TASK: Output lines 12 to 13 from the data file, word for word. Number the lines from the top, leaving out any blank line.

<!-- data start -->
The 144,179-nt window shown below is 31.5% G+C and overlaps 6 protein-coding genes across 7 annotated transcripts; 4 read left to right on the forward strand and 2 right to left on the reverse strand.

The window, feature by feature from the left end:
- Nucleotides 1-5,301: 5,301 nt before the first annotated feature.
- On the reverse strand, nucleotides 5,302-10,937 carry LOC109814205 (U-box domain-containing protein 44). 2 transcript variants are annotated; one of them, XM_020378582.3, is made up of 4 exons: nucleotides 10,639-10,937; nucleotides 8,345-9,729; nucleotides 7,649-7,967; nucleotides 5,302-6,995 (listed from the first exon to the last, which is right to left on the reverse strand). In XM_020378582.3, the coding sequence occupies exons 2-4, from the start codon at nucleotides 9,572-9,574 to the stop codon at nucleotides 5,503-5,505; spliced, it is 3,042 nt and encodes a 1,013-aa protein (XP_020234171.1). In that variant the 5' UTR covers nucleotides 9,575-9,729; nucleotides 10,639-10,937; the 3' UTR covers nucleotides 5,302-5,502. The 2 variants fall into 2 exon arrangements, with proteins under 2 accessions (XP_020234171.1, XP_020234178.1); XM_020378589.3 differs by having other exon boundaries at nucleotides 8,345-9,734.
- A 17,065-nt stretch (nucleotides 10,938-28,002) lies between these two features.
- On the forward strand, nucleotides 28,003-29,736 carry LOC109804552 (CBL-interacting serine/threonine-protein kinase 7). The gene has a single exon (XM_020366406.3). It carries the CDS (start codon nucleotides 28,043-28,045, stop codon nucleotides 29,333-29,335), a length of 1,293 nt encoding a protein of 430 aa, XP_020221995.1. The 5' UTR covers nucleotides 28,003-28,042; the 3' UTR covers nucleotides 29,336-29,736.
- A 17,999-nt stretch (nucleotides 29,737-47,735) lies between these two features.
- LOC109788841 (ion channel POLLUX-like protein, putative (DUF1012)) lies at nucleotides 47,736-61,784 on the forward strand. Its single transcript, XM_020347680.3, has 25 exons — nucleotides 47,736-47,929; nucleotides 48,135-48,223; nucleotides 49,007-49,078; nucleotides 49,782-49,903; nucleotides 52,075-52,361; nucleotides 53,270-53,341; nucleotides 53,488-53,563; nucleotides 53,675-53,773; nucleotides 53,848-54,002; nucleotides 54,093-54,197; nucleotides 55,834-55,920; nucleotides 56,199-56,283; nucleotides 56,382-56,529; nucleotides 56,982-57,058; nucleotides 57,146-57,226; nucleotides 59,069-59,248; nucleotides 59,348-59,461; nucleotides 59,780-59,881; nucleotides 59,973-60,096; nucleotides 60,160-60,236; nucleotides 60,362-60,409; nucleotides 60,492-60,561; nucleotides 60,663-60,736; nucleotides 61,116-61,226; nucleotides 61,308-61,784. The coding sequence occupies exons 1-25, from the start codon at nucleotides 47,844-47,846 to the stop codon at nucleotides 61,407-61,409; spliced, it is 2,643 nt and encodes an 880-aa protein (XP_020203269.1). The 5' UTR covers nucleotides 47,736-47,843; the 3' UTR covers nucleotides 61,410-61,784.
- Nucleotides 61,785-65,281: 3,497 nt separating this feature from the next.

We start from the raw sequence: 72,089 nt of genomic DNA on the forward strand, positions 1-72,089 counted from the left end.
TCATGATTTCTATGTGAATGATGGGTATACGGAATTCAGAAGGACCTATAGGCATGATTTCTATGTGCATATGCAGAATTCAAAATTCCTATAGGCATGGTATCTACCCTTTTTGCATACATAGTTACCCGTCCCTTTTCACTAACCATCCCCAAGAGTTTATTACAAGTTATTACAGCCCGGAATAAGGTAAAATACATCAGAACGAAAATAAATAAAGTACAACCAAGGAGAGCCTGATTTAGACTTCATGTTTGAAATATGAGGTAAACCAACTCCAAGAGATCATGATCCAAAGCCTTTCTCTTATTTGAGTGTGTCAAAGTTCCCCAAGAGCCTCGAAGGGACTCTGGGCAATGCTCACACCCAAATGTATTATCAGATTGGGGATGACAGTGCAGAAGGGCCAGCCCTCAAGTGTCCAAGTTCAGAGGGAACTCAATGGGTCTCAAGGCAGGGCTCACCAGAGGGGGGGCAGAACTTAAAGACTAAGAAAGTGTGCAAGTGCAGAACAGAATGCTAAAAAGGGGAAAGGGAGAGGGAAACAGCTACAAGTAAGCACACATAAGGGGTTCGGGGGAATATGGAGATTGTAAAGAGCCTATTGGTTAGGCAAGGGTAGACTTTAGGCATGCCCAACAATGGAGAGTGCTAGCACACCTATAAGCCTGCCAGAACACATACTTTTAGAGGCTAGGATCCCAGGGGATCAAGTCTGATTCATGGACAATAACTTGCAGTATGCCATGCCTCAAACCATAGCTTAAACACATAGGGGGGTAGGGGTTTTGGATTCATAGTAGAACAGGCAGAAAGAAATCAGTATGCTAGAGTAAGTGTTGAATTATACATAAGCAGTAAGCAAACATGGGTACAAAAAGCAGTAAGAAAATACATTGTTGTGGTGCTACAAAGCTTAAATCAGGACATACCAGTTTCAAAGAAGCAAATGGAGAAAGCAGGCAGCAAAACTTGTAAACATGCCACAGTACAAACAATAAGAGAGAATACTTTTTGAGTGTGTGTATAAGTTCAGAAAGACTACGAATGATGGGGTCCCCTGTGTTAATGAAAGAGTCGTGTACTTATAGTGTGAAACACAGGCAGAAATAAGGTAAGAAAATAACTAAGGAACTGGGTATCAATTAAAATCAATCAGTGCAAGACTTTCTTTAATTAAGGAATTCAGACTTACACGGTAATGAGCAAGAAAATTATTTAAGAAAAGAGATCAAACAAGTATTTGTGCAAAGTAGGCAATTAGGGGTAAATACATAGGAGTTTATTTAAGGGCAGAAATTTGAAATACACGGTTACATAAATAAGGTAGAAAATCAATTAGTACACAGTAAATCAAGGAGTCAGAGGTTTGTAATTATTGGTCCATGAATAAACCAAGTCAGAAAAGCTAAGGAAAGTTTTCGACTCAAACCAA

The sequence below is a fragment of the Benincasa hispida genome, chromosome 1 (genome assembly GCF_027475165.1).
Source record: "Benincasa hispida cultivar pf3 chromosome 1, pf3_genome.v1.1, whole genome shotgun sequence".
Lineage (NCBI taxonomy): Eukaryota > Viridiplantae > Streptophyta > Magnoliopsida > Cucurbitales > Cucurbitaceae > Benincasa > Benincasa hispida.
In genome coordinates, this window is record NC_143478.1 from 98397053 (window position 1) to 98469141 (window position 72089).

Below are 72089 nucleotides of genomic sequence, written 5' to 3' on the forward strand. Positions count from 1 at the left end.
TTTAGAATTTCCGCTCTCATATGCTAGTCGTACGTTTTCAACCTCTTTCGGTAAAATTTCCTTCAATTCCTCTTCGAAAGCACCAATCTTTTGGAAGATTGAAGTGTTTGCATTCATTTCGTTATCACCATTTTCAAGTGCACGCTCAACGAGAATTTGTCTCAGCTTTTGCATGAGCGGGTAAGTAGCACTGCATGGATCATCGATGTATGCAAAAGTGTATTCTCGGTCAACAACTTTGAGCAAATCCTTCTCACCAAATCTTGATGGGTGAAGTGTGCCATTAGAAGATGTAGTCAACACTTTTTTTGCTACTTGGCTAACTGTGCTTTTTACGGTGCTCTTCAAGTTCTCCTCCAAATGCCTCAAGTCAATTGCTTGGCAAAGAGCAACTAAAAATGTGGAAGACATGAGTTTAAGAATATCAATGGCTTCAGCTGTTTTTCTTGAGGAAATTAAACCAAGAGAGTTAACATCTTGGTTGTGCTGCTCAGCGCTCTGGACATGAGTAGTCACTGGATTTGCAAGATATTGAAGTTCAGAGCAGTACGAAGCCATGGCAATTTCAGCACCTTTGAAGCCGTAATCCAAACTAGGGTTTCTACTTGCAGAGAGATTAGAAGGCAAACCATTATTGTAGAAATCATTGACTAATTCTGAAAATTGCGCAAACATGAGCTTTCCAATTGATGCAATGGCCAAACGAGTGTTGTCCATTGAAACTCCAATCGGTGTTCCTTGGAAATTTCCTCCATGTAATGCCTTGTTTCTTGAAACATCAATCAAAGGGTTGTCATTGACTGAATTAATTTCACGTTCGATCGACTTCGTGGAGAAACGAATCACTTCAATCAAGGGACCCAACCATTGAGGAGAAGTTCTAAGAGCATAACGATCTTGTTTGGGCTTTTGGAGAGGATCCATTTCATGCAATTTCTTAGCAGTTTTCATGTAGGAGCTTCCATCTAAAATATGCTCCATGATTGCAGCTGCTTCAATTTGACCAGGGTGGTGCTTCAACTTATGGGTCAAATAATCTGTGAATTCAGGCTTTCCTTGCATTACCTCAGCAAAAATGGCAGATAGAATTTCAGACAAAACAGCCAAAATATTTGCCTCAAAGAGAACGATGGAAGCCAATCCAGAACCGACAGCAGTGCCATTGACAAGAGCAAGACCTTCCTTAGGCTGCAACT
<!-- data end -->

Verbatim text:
The sequence below is a fragment of the Benincasa hispida genome, chromosome 1 (genome assembly GCF_027475165.1).
Source record: "Benincasa hispida cultivar pf3 chromosome 1, pf3_genome.v1.1, whole genome shotgun sequence".